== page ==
DIJON, France (AFP) — Burgundy winemakers in eastern France on Tuesday gave a thumbs down to the government's package of financial relief for lost sales from the 25% tariff imposed by U.S. President Donald Trump.
The U.S. leader imposed the penalty last October after Washington won a long-running battle at the World Trade Organization over state subsidies to European planemaker Airbus.
The move took a heavy toll, with U.S. imports of French wine dropping nearly half almost immediately, and Burgundy producers were especially hard hit.
"We're not happy," said Thiebault Huber, president of the federation of official Burgundy appellations.
Late Monday, Finance Minister Bruno Le Maire announced that payroll taxes and other business charges would be waived for French winemakers hit by lost sales to the huge American market.
The government will also let producers distill up to 1.7 million barrels of their excess stock into ethanol — which can be used to make sanitizing hand gel during the coronavirus crisis.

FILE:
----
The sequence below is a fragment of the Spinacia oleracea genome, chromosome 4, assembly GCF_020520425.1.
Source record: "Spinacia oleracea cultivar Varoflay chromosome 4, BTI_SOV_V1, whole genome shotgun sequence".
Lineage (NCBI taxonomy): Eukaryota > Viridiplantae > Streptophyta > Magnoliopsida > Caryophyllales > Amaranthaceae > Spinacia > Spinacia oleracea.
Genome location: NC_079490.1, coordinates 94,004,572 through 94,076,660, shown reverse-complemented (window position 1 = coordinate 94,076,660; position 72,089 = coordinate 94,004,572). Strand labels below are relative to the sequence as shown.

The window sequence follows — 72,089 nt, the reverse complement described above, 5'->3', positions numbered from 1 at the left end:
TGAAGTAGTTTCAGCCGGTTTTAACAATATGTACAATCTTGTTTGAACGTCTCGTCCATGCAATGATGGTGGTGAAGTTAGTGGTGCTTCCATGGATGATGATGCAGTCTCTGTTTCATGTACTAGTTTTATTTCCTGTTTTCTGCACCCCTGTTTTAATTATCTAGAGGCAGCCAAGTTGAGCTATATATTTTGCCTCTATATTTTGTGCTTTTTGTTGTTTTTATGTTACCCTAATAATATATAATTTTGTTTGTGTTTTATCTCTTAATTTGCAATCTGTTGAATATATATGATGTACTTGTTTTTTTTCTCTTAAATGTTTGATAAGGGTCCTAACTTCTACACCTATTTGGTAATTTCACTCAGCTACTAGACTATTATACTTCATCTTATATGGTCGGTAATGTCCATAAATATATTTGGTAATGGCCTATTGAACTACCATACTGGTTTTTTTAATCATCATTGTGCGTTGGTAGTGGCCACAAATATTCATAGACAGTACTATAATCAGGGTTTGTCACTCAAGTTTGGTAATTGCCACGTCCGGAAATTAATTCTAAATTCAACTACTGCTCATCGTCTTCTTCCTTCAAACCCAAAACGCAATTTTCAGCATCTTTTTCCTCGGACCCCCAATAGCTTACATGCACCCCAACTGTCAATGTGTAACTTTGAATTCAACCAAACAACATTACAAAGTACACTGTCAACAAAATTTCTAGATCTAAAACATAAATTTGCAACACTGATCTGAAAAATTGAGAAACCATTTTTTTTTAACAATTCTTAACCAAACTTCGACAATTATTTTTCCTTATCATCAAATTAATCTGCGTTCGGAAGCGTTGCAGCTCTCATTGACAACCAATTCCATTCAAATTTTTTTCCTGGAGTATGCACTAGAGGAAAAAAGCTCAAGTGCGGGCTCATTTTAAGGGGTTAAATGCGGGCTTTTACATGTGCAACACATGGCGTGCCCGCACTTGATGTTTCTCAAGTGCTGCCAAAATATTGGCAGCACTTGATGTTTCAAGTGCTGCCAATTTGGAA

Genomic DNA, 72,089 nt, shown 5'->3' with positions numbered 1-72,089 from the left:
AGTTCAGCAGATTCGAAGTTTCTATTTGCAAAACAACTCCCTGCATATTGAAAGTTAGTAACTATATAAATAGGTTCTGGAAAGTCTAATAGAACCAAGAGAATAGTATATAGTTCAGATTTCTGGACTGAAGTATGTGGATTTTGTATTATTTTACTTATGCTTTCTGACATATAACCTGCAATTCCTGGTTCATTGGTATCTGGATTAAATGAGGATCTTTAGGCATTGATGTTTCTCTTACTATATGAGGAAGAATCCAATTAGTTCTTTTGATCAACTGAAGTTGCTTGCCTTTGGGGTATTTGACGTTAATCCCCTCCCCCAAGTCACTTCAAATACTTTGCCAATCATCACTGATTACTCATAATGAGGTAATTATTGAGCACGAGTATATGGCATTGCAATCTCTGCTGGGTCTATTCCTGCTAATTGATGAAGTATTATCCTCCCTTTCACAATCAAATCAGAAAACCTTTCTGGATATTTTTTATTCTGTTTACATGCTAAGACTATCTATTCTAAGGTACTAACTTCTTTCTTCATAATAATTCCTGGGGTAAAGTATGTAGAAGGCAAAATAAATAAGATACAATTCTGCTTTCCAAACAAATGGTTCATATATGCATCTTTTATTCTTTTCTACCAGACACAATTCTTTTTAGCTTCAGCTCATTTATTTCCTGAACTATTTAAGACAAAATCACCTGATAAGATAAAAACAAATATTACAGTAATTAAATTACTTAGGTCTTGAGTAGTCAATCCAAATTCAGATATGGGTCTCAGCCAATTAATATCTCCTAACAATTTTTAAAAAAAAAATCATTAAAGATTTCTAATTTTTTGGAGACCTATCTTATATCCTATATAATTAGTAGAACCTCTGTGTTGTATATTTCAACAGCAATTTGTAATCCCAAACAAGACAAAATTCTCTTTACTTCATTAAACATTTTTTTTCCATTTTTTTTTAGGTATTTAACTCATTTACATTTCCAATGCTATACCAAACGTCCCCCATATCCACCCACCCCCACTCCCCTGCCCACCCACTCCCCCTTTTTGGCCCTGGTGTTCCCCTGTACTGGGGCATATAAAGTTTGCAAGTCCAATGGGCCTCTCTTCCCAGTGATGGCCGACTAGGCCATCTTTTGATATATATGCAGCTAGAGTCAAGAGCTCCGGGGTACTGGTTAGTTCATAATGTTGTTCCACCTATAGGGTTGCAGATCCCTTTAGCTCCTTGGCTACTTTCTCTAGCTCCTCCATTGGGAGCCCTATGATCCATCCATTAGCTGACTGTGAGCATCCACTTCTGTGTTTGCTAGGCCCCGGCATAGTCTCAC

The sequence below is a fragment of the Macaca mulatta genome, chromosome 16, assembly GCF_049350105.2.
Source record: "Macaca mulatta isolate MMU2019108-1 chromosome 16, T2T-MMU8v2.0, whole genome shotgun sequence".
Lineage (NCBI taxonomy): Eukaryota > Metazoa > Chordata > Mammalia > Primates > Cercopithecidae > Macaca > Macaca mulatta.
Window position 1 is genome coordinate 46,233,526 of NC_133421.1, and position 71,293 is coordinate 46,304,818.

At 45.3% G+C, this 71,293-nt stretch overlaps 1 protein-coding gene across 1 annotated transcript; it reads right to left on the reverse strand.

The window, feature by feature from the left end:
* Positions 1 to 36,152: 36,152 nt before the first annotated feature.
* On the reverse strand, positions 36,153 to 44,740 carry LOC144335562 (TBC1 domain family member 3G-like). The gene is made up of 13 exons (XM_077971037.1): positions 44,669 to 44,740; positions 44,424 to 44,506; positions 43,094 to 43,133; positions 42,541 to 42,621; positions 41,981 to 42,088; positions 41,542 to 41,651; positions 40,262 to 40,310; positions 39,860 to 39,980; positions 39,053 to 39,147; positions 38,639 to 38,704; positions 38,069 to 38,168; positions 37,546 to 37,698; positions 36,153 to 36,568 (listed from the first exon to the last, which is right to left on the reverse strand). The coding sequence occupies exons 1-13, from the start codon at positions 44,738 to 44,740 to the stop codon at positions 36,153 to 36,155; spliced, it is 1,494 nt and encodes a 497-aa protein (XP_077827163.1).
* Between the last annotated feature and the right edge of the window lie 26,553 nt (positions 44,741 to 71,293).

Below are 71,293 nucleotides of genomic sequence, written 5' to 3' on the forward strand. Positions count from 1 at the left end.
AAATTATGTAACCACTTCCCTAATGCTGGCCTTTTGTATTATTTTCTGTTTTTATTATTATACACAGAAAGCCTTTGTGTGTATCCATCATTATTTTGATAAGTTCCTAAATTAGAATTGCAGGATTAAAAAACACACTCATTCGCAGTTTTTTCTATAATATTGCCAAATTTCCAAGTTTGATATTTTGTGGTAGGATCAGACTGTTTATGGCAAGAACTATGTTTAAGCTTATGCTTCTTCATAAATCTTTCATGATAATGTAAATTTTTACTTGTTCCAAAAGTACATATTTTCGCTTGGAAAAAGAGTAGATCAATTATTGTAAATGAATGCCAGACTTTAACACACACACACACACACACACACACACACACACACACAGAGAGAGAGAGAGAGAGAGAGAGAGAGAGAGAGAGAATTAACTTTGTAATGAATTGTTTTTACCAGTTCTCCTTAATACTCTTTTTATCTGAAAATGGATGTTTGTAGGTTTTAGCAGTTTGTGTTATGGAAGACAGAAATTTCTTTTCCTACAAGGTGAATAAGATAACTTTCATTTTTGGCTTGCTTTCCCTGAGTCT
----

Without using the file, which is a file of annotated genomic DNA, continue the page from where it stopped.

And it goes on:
The government will buy the ethanol at a guaranteed price, for a total of $152 million.
But unlike many other winemakers in France, Burgundy houses generally have little trouble selling as much of their prized whites and reds as they can make.
They also have some of the biggest overseas sales — more than have of all Burgundy wine (56%) is exported, and the U.S. is the biggest buyer, with 20% of the total.
"We're not interested in distillation," said Huber, adding that he was "furious."
Louis-Fabrice Latour, head of the BIVB growers' association, agreed.
"We don't have any excess production in Burgundy. We only have two years' worth of stocks, so we don't distill."
"What we want is help for our exports," he said, adding that Burgundy sales outside France had fallen 8.7% by value in the first quarter.
Trump targeted French along with British, German and Spanish wines with the tariff, and his administration has since threatened whopping 100% tariffs on all European wine imports.
French wine associations last week had urged the government to unblock 500 million euros in aid, including a bigger emergency distillation plan for up to 79 million gallons.
They have also denounced the apparent lack of progress on an EU compensation package of 250 million euros to help offset the Trump tariffs.
"We're putting billions of euros into Air France or Airbus, but we're not helping a sector in peril," Huber said.
© Agence France-Presse
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